Teaching Teens To Resolve Conflicts


A Note From the Santa Monica Teen & Family Counselor

There is a saying “Give a man to fish, you feed him for the day. Teach a man to fish, you feed him for life.” – Sandra

Your teen is in the process of learning how to tolerate and digest their uncomfortable feelings, so be sure to give them the space to do this. One way you can assist your teen is in inviting them to reflect on their day. You can give them the opportunity to expand their emotional vocabulary and practice emotional intelligence by asking them these 3 questions at bedtime:

  1. What happened today that made you happy?
  2. Did anything happen today that made you sad?
  3. Was there anything that caused you to feel frustrated?

Sometimes parents need to act as their teen’s surrogate frontal lobe by helping them name their feelings, explore options, and figure out if solutions agreed upon take both party’s needs into consideration. For your teen to be able to participate successfully in conflict-resolution discussions with you, they must first:

  • Be able to identify and articulate their concerns.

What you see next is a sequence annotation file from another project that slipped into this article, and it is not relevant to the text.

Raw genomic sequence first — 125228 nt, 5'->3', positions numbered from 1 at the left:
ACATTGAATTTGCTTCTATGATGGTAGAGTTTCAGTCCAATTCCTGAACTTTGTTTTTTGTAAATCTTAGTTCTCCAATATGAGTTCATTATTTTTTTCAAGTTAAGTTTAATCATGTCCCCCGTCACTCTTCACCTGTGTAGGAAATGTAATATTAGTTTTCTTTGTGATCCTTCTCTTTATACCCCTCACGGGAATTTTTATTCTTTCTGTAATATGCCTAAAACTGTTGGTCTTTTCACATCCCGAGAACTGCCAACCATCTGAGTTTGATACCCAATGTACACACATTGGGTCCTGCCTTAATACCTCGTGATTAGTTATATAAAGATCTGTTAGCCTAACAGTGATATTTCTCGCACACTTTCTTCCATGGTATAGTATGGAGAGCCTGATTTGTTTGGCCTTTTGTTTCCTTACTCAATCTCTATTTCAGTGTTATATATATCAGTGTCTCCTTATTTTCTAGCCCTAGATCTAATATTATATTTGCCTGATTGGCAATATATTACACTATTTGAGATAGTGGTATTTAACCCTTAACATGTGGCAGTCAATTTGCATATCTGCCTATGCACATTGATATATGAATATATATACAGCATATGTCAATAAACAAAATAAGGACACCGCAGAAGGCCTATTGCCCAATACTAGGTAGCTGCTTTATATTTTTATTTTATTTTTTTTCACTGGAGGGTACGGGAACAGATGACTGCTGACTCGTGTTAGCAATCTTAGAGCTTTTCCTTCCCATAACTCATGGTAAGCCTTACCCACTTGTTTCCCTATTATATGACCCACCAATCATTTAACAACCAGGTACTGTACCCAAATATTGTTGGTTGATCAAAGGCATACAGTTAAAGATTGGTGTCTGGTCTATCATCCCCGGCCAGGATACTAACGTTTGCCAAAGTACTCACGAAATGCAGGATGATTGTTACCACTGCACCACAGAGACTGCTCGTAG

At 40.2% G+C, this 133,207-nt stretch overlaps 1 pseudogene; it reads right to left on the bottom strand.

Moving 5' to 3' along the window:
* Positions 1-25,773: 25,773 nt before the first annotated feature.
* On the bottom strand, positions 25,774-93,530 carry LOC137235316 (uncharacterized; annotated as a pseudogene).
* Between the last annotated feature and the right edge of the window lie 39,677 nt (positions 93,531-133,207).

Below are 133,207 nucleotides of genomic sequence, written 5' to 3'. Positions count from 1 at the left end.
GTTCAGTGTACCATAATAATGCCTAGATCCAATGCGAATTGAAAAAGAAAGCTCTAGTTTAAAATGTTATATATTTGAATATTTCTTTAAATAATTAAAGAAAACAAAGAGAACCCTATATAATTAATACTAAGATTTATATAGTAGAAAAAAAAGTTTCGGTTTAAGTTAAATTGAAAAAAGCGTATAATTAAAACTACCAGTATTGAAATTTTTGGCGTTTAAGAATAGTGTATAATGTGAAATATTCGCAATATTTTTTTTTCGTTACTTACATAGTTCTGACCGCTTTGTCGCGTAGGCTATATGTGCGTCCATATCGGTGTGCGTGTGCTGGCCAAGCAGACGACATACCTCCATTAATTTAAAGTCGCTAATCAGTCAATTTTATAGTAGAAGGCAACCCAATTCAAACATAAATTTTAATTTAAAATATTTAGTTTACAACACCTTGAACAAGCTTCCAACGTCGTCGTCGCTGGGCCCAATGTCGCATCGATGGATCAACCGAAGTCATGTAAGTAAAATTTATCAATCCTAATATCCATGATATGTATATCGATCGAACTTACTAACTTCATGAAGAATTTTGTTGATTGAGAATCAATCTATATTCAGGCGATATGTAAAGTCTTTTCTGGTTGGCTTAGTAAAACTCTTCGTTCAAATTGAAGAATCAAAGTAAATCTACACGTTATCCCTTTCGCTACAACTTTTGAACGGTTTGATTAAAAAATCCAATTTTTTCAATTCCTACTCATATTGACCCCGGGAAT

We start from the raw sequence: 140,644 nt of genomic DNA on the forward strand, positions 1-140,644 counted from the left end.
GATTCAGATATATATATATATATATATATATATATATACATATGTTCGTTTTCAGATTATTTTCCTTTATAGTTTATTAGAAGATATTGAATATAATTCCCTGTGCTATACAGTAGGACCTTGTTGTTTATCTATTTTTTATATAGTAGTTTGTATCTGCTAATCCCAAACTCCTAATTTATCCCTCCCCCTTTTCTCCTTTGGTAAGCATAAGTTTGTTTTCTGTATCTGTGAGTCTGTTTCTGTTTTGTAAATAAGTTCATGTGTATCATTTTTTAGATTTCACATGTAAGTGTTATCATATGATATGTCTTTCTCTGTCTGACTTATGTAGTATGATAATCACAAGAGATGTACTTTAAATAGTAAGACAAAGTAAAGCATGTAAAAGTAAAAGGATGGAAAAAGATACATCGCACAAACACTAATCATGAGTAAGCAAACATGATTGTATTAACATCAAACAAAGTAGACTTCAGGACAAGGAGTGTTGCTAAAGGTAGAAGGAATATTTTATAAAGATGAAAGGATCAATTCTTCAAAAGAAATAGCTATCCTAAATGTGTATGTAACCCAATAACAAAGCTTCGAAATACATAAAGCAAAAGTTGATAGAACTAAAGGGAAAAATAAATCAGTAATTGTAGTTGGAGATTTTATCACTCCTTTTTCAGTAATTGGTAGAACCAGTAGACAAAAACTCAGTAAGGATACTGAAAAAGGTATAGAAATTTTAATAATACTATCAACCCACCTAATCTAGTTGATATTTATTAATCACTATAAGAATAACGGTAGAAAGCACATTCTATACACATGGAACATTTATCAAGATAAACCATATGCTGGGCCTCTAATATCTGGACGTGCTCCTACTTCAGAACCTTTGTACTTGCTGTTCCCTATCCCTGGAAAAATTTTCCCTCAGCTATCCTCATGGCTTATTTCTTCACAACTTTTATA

• Be able to consider a range of possible solutions.
  • Be able to reflect on the likely outcome of those solutions, as well as the degree to which they are mutually satisfactory.

How can you help your teen gain the skills of flexibility, adaptability, frustration tolerance and conflict resolution? By involving them in the decision-making process in a collaborative way. Explosive behavior occurs in teens when the demands of the environment exceed their capacity to respond adaptively.

If you believe your teen is being overly reactive because of lagging skills and unresolved problems, then offering rewards and punishments may not be the best approach. Solving those problems and teaching those skills would make much better sense!

Adolescent counselor, family therapist and respectful parenting coach for over 10 years based in Santa Monica, California.

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